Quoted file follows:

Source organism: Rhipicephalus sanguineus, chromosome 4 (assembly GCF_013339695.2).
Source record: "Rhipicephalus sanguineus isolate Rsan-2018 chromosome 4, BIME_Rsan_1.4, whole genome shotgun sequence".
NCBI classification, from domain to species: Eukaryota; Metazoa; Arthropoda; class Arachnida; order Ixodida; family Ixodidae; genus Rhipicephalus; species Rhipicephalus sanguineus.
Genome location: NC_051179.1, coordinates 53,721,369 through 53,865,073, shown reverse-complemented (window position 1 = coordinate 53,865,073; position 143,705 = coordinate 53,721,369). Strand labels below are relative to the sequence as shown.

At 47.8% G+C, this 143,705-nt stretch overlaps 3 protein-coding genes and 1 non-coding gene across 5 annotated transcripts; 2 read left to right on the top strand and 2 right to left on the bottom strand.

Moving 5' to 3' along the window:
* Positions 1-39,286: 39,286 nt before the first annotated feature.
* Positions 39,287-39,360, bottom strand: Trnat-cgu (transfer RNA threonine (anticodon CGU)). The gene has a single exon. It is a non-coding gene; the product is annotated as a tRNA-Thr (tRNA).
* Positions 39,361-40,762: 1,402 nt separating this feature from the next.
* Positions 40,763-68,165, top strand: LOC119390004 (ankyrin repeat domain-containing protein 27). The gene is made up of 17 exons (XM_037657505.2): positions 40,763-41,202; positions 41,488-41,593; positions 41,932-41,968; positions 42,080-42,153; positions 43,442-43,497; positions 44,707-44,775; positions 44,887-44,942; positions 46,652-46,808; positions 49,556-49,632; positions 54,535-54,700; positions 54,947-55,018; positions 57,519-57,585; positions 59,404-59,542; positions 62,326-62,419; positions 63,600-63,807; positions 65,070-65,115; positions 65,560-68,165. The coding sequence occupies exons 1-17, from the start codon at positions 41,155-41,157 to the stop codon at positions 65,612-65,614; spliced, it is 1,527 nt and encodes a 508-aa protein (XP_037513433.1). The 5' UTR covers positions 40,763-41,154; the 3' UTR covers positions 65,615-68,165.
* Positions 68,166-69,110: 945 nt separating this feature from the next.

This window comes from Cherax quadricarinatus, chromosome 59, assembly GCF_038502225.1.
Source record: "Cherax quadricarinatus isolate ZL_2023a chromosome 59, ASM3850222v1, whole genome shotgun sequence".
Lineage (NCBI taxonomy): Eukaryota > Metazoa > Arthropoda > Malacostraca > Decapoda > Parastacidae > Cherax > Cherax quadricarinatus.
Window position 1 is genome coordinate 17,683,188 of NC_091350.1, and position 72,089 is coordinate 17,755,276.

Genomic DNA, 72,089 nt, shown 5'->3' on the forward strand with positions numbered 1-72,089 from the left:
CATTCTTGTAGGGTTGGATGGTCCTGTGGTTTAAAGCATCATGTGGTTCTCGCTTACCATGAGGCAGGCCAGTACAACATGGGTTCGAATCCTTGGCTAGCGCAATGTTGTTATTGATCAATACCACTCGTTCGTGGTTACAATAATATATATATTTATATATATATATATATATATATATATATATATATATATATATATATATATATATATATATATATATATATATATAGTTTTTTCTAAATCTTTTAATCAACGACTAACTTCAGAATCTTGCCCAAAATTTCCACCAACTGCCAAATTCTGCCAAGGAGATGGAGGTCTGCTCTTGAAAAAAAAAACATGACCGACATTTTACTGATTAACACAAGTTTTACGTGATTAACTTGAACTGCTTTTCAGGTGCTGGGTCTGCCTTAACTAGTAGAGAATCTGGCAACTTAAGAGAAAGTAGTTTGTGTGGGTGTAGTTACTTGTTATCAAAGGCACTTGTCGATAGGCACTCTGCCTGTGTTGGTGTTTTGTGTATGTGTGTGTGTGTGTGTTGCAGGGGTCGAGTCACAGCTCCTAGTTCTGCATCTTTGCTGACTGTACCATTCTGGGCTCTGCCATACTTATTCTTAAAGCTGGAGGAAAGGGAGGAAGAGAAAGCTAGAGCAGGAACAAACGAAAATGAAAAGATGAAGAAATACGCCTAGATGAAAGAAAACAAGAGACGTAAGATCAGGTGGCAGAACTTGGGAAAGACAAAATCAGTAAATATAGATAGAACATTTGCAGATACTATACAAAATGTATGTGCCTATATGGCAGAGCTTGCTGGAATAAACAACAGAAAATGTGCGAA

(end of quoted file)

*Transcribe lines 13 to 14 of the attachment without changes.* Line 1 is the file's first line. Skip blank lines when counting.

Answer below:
Source record: "Cherax quadricarinatus isolate ZL_2023a chromosome 59, ASM3850222v1, whole genome shotgun sequence".
Lineage (NCBI taxonomy): Eukaryota > Metazoa > Arthropoda > Malacostraca > Decapoda > Parastacidae > Cherax > Cherax quadricarinatus.